13 posts categorized "Docudrama"

July 05, 2012


Imposter-PosterThat least mined of all film genres — the docudrama — finds full-throated expression in the service of a true story that is, as the saying goes, stranger than fiction. Director Bart Layton puts to use the skills he polished while helming such television programs as "Locked Up Abroad." This time the subject is Frederic Bourdin, a 23-year-old European con artist who convinces Spanish authorities that he is Nicholas Barclay, a San Antonio boy who went missing over three years earlier — when Nicholas was 13. In service to the telling of one of the most convoluted stories you could imagine, is Bourdin’s candid straight-to-camera recalling of every twist in a list of unlikely decisions and events that delivered him into the arms of a "loving" family with nearly as many secrets as him.

Much of the joy of watching “The Imposter” derives from the way bits and pieces of information gradually gel into a tangible form. Interviews with Barclay’s family members, FBI officials, and a local private detective, piece together the kind of policier puzzle that most pro screenwriters would marvel at. Layton’s elegant sense of restraint and purposeful organization of a dense exposition provides a seamless storyline that gains suspense as it goes along. The less an audience knows going in, the more rewarded they will be by the time the closing credits roll. The film’s tagline, “There are two sides to every lie” couldn’t suit this material any better.

Rated R. 95 mins. (A-) (Four Stars - out of five/no halves)

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March 03, 2012


Jiro-dreams-of-sushi-3As you might imagine from the documentary’s title, “Jiro Dreams of Sushi” is a character study/biography of a master sushi chef named Jiro. The 85-year-old Jiro Ono’s 10-seat restaurant — located in the Tokyo subway system—has received dining’s highest ranking of three Michelin stars. Reservations are booked a month in advance. A true master of his craft, Jiro has taught his two sons to follow in his footsteps. Jiro’s oldest son Yoshikazu, 50, works directly under his father, preparing the most amazing sushi in the world.

Jiro Dreams of Sushi | Reading is Delicious

Director David Gelb provides a crash-course in the stratified world of Tokyo fish markets from which Yoshikazu chooses the very best cuts of fish. The master chef lives by a simple set of rules that include things such as maintaining cleanliness and taking his job seriously. Here is a man attempting to live as modestly as possible in the service of the work he loves doing.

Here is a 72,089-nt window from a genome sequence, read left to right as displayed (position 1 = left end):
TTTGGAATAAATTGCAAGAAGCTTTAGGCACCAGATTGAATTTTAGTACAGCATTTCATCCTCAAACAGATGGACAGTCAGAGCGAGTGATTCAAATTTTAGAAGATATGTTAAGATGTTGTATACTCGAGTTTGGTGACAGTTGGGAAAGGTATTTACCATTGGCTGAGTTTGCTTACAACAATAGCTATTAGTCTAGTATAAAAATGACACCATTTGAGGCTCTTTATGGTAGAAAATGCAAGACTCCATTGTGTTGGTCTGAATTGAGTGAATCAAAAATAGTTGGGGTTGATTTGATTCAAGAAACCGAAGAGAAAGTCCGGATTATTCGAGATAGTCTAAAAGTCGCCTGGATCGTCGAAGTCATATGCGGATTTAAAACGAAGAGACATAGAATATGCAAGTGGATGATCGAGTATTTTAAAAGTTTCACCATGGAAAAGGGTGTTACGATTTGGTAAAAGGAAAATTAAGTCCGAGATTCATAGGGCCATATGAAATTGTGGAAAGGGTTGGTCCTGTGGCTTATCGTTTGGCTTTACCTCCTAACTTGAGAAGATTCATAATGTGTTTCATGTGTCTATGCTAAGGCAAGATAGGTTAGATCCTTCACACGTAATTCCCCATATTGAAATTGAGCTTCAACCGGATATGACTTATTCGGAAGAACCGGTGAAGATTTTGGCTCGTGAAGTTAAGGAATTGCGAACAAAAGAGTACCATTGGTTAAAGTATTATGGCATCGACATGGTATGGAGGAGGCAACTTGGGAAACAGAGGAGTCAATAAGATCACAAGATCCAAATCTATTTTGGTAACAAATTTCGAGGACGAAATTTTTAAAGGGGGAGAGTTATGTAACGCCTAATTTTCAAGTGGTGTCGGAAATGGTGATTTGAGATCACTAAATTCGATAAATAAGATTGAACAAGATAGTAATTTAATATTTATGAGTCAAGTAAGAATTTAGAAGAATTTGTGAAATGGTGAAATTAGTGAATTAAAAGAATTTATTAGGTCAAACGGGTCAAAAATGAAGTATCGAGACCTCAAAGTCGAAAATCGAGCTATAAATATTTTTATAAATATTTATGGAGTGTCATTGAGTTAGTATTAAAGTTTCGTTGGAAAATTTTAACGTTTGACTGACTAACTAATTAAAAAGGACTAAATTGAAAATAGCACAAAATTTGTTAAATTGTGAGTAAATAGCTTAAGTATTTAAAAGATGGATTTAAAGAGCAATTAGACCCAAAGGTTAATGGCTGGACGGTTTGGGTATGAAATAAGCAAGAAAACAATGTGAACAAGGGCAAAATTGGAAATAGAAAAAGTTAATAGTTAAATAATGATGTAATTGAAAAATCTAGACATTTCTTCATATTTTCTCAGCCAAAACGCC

The Masters Review | How “Jiro Dreams of Sushi” Teaches us to be Great  Writers

There’s nothing flashy about David Gelb’s serviceable rendering of a man who has achieved an unrivaled mastery of a cuisine he helped invent. You too might come away from the movie craving Jiro Ono’s sushi, whether or not you like raw fish.

Jiro Dreams of Sushi is a Delectable Treat | WIRED

Rated PG. 81 mins.

4 Stars

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January 22, 2012


Declaration of warA new twist on the docudrama genre, “Declaration of War” is an affecting autobiographical story about a young French couple faced with caring for their 18-month son Adam after he’s diagnosed with a brain tumor.

Director/co-writer/actress Valerie Donzelli plays out her real-life personage as her pseudonymous character Juliette, a young Parisian hipster. Juliette meets her mate-to-be, with the likely name of Romeo, at a house party. Like Donzelli, co-writer Jeremie Elkaim plays his real-life role as Adam’s father and committed partner to Donzelli’s character.

Declaration of War: The music behind the movie | Sonic Smörgåsbord

An opening scene divulges Adam’s survival from the potentially life threatening disease so as not to hold the audience hostage with unnecessary suspense. This benevolent narrative movement allows the story to breathe with the kind of naturalism the filmmakers intend. Although the movie periodically stumbles during a few off-putting moments of commentary from indistinct narrators, the heartfelt chronicle percolates with a heightened sense of authenticity.

Declaration of War: Valérie Donzelli interview | Movie News | SBS Movies

Donzelli liberates the film’s potentially cloistering hospital atmosphere in which non-actors fulfill their roles. She does so with stylized elegiac sequences that communicate the couple’s romantic connection and practical methods for working through the terrible pressures that transform their daily lives. The filmmaker’s fluid camera work and brilliant use of music, adds a level of excitement to the drama without overpowering the film as you might experience in a typical Hollywood disease movie.

Declaration of War | Independent Ethos

There are no cheap flashes of sentimentality on display. The couple’s “declaration of war” against their son’s cancer comes with heavy personal costs that are transcended during the film’s joyful closing scene.

French Film Festival UK 2012 - HOME

Not Rated. 100 mins.

4 Stars

Groupthink doesn't live here, critical thought does.

This website is dedicated to Agnès Varda and to Luis Buñuel.

Get cool rewards when you click on the button to pledge your support through Patreon.

Cole Smithey on Patreon

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